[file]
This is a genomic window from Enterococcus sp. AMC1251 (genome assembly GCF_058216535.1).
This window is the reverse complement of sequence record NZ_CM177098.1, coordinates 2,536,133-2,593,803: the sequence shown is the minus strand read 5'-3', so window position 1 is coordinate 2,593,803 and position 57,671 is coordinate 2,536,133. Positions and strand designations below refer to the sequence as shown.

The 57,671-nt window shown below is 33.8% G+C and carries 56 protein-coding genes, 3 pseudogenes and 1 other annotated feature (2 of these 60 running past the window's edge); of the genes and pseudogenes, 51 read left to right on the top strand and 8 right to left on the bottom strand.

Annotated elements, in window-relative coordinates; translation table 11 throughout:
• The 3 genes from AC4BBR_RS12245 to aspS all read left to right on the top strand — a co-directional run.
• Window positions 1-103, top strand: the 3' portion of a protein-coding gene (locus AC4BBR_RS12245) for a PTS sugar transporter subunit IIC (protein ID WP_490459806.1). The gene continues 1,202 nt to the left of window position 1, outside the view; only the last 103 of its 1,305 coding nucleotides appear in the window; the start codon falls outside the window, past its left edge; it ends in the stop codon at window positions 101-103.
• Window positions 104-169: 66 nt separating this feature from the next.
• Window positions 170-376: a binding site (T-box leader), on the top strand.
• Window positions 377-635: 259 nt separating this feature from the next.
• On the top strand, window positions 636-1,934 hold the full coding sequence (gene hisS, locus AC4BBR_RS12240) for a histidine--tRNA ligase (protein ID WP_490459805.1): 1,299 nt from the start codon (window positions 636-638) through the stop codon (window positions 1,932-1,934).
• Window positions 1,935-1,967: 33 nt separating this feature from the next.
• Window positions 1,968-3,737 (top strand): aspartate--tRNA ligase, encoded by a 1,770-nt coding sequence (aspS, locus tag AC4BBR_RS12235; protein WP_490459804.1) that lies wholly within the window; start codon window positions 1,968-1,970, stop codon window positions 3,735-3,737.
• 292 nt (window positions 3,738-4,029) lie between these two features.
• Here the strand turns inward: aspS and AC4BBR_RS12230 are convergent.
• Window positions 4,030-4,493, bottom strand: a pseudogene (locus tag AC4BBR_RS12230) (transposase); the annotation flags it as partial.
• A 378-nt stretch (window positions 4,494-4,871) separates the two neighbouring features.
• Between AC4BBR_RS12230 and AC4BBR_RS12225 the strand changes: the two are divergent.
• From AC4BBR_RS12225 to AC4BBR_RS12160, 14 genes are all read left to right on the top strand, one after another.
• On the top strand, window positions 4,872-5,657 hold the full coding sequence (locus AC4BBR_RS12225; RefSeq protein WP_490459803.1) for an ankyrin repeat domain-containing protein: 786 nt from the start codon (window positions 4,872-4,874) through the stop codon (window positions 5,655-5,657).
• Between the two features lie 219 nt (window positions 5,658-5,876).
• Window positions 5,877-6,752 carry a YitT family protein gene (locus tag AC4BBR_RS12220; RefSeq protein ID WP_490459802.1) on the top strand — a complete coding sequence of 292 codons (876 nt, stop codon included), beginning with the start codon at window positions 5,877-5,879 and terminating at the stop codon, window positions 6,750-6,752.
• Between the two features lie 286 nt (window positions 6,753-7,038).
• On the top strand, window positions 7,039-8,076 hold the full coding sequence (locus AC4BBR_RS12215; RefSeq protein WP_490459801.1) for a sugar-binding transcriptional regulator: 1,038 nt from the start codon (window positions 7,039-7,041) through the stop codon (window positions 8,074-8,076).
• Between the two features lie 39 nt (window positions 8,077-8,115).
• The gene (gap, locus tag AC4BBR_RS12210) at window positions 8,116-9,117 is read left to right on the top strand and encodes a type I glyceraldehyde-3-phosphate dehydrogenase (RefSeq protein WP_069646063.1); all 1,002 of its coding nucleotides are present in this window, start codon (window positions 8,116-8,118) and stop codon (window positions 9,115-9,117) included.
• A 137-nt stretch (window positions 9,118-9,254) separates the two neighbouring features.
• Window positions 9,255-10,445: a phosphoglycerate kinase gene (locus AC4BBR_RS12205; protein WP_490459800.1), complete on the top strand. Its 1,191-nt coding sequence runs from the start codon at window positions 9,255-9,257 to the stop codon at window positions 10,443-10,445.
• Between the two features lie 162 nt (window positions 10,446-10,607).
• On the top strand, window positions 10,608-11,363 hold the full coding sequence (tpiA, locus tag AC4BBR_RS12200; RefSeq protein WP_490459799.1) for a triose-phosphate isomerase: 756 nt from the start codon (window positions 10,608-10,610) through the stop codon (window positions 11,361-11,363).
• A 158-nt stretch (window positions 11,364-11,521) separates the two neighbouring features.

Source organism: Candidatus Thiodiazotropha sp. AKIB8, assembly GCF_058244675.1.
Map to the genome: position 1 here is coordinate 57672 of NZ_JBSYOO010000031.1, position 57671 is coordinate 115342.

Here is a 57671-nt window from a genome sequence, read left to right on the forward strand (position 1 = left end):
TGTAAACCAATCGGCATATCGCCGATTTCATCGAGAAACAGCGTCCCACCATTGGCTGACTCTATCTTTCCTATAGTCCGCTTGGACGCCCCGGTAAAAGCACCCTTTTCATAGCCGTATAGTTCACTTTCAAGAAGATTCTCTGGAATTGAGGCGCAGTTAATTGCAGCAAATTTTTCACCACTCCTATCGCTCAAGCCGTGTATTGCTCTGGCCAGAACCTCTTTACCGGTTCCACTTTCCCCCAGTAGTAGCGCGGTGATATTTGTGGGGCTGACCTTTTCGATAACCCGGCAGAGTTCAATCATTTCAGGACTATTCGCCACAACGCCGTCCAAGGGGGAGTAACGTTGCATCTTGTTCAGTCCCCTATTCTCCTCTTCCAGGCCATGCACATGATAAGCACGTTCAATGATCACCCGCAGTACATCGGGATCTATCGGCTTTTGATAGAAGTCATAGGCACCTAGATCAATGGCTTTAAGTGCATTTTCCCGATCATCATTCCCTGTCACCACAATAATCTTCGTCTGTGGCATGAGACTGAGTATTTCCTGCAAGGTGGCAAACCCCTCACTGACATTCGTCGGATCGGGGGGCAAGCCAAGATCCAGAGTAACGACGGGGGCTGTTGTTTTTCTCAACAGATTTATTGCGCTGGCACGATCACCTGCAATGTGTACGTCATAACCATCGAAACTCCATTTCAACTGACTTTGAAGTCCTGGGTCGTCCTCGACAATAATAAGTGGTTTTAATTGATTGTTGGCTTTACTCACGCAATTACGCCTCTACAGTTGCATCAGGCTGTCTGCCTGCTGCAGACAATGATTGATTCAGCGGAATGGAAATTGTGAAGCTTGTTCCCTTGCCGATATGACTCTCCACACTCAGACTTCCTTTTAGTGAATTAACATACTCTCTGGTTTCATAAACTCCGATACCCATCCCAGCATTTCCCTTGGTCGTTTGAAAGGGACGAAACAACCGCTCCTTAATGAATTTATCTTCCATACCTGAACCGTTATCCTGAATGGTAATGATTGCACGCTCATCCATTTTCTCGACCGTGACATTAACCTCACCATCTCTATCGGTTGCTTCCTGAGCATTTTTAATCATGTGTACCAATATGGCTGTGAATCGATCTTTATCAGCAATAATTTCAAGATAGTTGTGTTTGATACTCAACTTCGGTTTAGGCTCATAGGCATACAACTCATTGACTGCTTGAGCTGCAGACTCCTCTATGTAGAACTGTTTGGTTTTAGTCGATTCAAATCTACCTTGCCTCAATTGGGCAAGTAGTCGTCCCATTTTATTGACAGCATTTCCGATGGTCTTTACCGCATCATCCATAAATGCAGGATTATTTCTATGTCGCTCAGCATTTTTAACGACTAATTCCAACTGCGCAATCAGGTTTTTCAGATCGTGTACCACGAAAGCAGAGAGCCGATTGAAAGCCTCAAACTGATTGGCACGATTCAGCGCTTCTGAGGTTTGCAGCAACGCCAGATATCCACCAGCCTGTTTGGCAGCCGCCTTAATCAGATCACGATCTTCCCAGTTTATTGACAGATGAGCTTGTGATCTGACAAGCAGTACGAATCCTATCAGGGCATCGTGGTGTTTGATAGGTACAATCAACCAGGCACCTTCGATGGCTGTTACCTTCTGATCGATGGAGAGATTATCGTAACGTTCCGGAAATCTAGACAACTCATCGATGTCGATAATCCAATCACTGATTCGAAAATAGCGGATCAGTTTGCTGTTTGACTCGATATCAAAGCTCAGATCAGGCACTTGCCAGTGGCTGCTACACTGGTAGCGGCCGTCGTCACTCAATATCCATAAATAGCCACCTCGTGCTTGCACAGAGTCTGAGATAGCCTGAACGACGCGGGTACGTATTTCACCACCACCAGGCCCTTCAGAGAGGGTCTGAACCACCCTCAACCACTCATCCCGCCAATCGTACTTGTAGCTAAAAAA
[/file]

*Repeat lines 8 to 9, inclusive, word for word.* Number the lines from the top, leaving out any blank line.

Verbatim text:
• Window positions 170-376: a binding site (T-box leader), on the top strand.
• Window positions 377-635: 259 nt separating this feature from the next.